Build and run to see what you’ve got so far.

Go to the Record screen and tap Record Video. Instead of the Photo Gallery, the camera UI opens. When the alert dialogue asks for camera permissions and mic permissions, click OK. Start recording a video by tapping the red record button at the bottom of the screen, and tap it again when you’re done recording.

vpr_swift_8

Now you can opt to use the recorded video or do a retake. Tap Use Video. You’ll notice that it just dismisses the view controller. That’s because — you guessed it — you haven’t implemented an appropriate delegate method to save the recorded video to the media library.

Add the following method to the UIImagePickerControllerDelegate class extension at the bottom:

func imagePickerController(_ picker: UIImagePickerController, 
                           didFinishPickingMediaWithInfo info: [String : Any]) {
  dismiss(animated: true, completion: nil)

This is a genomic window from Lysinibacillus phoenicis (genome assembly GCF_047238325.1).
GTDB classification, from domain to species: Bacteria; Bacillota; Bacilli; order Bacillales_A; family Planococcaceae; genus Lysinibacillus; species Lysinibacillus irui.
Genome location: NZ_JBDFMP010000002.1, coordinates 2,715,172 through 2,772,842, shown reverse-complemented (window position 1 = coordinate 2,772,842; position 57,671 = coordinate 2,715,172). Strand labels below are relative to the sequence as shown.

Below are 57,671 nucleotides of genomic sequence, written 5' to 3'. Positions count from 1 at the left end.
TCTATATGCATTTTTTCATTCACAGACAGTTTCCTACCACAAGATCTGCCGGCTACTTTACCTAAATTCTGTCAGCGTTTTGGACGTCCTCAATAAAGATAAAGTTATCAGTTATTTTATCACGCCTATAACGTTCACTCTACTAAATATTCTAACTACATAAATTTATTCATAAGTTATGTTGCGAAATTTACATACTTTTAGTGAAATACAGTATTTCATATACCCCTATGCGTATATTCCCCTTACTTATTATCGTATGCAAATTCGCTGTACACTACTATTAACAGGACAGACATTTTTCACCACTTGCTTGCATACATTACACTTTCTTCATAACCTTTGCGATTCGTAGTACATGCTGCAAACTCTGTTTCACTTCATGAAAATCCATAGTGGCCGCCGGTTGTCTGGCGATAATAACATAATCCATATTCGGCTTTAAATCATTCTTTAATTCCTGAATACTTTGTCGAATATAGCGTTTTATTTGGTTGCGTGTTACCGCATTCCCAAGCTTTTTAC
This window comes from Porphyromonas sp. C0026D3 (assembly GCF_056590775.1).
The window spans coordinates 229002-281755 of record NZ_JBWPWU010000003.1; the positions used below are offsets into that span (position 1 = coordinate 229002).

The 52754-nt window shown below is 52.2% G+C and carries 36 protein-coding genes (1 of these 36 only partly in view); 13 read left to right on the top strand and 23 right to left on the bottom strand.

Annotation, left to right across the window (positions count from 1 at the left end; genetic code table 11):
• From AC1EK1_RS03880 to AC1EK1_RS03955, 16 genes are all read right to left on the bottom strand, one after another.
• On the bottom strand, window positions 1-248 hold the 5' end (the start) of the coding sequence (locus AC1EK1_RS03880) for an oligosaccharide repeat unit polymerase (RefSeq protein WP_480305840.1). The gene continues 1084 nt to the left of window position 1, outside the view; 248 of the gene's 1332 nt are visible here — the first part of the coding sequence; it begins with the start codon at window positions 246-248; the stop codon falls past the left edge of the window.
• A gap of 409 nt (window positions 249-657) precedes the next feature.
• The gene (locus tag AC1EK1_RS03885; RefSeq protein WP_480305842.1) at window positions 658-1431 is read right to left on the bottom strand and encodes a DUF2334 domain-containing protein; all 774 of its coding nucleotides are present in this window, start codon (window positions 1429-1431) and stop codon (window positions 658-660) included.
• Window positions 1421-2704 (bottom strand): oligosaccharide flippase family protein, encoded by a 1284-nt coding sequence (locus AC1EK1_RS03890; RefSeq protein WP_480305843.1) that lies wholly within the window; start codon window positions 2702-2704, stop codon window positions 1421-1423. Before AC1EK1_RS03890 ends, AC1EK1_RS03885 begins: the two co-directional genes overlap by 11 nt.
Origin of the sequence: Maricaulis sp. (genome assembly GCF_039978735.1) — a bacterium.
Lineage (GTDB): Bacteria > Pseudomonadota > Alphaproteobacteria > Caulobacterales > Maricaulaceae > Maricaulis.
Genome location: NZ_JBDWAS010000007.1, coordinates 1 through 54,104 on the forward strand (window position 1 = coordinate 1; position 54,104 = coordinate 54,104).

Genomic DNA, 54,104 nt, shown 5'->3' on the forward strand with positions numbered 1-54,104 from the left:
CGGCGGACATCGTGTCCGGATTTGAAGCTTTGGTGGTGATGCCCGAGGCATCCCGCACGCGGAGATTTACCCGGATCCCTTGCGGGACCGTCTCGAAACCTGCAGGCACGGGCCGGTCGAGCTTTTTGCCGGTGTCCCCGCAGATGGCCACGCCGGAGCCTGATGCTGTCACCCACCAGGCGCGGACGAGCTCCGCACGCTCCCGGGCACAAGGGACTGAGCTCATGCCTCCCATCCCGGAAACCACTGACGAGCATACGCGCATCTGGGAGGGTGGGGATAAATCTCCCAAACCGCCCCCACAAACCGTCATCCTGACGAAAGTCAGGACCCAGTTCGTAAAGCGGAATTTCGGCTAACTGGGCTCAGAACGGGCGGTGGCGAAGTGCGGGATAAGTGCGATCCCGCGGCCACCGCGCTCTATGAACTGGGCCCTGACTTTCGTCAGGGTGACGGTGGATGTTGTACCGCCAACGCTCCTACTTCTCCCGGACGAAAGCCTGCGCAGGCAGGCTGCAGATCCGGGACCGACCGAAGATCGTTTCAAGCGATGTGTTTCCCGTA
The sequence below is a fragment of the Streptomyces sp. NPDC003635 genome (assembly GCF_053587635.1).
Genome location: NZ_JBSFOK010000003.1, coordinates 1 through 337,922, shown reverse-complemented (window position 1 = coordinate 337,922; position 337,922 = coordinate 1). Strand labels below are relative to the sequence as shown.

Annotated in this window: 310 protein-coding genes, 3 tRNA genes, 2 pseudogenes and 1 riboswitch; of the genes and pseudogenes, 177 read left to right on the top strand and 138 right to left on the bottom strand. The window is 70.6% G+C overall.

guard 
    let mediaType = info[UIImagePickerControllerMediaType] as? String,
    mediaType == (kUTTypeMovie as String),
    let url = info[UIImagePickerControllerMediaURL] as? URL,
    UIVideoAtPathIsCompatibleWithSavedPhotosAlbum(url.path)
    else {
      return
  }
  
  // Handle a movie capture
  UISaveVideoAtPathToSavedPhotosAlbum(
    url.path, 
    self, 
    #selector(video(_:didFinishSavingWithError:contextInfo:)), 
    nil)
}

Don’t worry about the error on that last line of code, you’ll take care of that shortly.

As before, the delegate method gives you a URL pointing to the video. You verify that the app can save the file to the device’s photo album, and if so, save it.

UISaveVideoAtPathToSavedPhotosAlbum is the function provided by the SDK to save videos to the Photos Album. As parameters, you pass the path to the video you want to save as well as a target and action to call back, which will inform you of the status of the save operation.

Add the implementation of the callback to the main class definition next:

@objc func video(_ videoPath: String, didFinishSavingWithError error: Error?, contextInfo info: AnyObject) {
  let title = (error == nil) ? "Success" : "Error"
  let message = (error == nil) ? "Video was saved" : "Video failed to save"
  
  let alert = UIAlertController(title: title, message: message, preferredStyle: .alert)
  alert.addAction(UIAlertAction(title: "OK", style: UIAlertActionStyle.cancel, handler: nil))